Between 1996 and 2006, an internal conflict between the Government of Nepal and the Communist Party of Nepal (Maoist) (CPN (Maoist)) left at least 13,000 people dead and 1,300 missing. By signing the Comprehensive Peace Accord on 21 November 2006, the Government of Nepal and the CPN (Maoist) committed to establishing the truth about the conduct of the war and to ensuring the victims of the conflict receive both justice and reparations. To that end, the Comprehensive Peace Accord references commitments to form two transitional justice mechanisms: a Truth and Reconciliation Commission and a Commission on Disappeared Persons.
The Nepal Conflict Report documents and analyses the major categories of conflict-related violations of international human rights law and international humanitarian law that took place in Nepal from February 1996 to 21 November 2006.
By contributing to the documentation and compilation of serious violations of human rights and international humanitarian law committed in Nepal during the conflict, the Report aims to assist the People of Nepal to realize a transitional justice strategy, to combat the prevailing impunity and to enable the conflict’s many victims to obtain justice.
The Core Messages of the Nepal Conflict Report
Under international law, the Government of Nepal has a fundamental obligation to investigate and prosecute serious violations of international human rights law and international humanitarian law that were committed during the conflict.
Where there is a reasonable basis for suspicion that a serious violation of international law occurred, these cases merit prompt and independent investigation by a full judicial process
The transitional justice mechanisms are an important part of the transitional justice process but should complement criminal processes and not be an alternative to them
The Transitional Justice Reference Archive
The cases and data in the Nepal Conflict Report are derived from the Transitional Justice Reference Archive (TJRA), a database of approximately 30,000 documents and cases relevant to the armed conflict. This database was developed to both preserve important evidence concerning events during the conflict, and to allow for research into the incidents that have been recorded. The documents contained in this database, in both English and Nepali language were compiled from a wide range of credible sources including national and international NGOs as well as OHCHR-Nepal’s own reporting over the last six years. Recorded cases contain information about the victim(s), the perpetrator group, the alleged violation, the date it occurred (or commenced) and its location. Most of the documents are reports and other materials already available in the public domain.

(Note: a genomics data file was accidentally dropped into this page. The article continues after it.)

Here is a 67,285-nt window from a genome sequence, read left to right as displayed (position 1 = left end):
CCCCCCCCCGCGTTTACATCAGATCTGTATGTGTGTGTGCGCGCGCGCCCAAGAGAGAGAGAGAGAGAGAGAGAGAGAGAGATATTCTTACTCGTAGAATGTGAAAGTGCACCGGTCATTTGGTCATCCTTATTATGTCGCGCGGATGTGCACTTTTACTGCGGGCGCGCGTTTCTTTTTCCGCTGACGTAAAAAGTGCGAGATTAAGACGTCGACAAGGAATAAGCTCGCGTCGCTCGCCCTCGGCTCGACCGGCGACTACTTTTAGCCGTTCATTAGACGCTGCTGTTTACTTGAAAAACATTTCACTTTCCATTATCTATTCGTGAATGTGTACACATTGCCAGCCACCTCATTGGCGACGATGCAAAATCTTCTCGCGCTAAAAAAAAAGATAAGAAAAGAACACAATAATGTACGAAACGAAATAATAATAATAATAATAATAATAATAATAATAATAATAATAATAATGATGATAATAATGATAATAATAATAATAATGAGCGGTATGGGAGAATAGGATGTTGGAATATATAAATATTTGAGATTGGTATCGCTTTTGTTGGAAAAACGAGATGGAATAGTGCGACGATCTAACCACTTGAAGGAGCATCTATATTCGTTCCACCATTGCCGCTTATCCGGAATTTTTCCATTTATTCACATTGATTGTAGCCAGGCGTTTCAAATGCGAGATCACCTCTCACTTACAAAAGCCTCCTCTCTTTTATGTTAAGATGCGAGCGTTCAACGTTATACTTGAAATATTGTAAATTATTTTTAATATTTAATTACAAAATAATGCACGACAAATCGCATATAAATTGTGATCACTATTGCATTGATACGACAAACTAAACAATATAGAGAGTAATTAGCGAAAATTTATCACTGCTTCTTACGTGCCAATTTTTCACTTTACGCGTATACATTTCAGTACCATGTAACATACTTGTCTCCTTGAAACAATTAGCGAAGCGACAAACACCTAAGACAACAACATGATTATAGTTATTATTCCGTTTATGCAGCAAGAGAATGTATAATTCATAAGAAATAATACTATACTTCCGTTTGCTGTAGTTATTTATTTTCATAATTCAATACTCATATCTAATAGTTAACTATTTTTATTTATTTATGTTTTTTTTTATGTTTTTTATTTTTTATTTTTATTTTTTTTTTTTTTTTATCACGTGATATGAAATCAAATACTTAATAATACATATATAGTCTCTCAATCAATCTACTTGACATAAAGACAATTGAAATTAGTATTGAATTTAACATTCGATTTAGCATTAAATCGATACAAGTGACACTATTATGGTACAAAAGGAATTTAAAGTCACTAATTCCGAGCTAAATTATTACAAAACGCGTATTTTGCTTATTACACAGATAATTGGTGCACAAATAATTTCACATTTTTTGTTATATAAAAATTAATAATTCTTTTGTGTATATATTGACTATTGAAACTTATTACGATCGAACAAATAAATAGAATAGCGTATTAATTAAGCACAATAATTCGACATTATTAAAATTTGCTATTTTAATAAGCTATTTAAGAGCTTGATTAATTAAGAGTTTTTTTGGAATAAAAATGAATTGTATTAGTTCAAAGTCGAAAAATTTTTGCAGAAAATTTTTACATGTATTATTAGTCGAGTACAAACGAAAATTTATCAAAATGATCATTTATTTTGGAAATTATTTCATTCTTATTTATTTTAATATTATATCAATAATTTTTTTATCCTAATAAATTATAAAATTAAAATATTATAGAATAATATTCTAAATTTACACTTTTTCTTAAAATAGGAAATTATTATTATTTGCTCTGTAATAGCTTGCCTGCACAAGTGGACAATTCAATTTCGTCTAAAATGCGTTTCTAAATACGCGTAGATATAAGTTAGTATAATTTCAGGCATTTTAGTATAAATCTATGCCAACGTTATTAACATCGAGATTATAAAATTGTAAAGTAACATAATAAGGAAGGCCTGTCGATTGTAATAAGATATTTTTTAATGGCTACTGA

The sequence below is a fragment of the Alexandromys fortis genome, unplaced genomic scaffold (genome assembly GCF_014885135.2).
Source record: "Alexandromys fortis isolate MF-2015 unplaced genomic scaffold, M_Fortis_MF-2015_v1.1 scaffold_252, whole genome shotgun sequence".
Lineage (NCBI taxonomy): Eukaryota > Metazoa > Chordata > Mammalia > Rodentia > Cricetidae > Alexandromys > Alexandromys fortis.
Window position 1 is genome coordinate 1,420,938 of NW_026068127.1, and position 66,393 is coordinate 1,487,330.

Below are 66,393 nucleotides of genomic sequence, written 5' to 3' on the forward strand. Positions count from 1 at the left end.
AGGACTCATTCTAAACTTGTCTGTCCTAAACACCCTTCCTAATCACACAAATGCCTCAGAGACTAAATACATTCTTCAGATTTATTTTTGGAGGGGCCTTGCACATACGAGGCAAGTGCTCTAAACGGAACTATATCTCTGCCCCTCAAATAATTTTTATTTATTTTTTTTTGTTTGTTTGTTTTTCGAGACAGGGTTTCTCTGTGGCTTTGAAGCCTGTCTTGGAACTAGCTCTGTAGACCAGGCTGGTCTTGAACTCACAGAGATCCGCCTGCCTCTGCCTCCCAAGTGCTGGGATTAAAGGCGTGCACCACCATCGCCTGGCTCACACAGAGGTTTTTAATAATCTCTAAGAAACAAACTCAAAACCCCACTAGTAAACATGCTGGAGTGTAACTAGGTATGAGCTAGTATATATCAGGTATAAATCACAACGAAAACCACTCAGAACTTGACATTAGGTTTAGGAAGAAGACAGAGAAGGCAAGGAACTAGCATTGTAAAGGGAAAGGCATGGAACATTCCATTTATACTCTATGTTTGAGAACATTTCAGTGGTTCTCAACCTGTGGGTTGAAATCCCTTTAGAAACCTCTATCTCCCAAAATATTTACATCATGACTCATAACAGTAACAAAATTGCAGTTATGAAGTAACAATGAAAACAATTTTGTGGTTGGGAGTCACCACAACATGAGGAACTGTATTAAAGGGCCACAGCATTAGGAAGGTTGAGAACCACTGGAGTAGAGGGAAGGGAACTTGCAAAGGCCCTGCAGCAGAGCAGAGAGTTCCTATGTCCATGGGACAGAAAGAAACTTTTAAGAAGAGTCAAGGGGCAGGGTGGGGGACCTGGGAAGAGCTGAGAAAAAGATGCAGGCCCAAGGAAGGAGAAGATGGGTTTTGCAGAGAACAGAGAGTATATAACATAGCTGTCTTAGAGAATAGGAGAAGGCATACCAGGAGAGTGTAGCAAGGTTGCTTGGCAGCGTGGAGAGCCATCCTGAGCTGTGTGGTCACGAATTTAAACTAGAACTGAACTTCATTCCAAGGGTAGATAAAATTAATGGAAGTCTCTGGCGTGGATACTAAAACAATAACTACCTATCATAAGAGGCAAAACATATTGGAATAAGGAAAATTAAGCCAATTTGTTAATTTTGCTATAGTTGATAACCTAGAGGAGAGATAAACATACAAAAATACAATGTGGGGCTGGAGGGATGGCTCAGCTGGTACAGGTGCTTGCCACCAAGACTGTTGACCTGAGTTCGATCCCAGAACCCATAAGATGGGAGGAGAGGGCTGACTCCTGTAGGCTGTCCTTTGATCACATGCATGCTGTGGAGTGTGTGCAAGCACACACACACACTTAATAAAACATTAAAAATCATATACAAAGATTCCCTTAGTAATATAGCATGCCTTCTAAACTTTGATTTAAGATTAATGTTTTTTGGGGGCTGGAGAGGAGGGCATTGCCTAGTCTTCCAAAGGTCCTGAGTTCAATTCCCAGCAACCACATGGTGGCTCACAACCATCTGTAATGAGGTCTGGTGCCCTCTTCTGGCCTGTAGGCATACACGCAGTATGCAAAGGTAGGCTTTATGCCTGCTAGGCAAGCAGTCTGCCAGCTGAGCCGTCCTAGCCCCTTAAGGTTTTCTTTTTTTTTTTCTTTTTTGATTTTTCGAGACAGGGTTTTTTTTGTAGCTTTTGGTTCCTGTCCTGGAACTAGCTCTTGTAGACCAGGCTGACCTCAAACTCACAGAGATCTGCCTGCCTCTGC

This database was originally developed to be an off-line reference tool for the use of the transitional justice commissions. The public version that is available from this website has been modified in two ways. Firstly, all information deemed confidential, such as certain case material, has been removed. Secondly, the public version has been adopted for use in html format which has resulted in certain limitations to the search function. OHCHR is currently working to finalise the off-line public version to be made available to Nepali organisations working on transitional justice issues.
Disclaimer: OHCHR accepts no responsibility for any unauthorized edits, duplication, reproduction and redistribution of this product. As this database is an archive of existing documents, OHCHR is not responsible for any errors or misrepresentation made in materials produced by other parties. The inclusion of a report, document or other information in the reference archive is in no way an endorsement of the credibility or accuracy of the material or its source, nor does the absence of a report, document or other information reflect reservations about the credibility or accuracy of the material of its source. The archive in its current form is by no means exhaustive: given the resources required to identify and prepare relevant documents for inclusion, and the importance of providing the user with clear and verifiable sourcing for all incident documentation, priority was given to material from organizations that have both conducted substantial human rights reporting and made this reporting readily available on the internet. In principle, any relevant material from any source can be incorporated into future versions of the archive. It is possible that some of the web-links in the TRJA no longer work.